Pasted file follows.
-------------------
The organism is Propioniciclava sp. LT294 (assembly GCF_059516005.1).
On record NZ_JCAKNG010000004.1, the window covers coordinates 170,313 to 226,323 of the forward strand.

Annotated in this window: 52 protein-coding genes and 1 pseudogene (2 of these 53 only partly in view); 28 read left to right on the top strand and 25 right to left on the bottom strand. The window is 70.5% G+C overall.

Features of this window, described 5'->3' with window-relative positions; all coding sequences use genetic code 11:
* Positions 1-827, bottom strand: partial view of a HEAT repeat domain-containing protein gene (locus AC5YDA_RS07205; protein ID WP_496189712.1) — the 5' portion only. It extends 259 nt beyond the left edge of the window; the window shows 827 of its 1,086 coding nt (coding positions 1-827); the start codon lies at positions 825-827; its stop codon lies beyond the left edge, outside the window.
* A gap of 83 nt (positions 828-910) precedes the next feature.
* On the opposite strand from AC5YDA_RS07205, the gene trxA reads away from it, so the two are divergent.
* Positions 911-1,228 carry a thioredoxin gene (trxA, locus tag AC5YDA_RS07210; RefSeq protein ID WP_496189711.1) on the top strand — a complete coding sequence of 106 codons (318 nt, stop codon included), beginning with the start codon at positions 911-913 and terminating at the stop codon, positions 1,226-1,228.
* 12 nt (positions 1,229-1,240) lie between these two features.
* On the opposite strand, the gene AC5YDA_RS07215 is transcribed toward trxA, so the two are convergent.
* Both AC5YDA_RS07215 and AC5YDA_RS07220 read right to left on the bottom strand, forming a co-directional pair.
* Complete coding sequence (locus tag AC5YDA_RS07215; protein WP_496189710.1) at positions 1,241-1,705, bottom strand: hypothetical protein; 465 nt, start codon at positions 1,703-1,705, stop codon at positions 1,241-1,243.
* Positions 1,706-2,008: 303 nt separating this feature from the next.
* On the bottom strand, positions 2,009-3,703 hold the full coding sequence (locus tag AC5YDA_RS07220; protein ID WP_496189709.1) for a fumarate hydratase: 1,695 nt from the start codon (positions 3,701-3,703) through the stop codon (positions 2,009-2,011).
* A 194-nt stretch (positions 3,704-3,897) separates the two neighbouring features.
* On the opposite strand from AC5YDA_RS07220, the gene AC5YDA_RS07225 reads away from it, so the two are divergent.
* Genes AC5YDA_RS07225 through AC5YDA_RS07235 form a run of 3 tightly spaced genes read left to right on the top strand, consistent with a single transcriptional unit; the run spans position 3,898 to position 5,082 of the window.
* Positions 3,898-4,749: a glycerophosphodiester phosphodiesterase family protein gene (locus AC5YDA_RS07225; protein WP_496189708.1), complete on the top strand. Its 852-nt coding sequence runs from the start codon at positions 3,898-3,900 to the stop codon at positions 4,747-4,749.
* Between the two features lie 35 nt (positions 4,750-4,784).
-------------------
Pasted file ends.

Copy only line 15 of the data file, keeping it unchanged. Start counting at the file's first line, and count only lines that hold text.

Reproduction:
* A 194-nt stretch (positions 3,704-3,897) separates the two neighbouring features.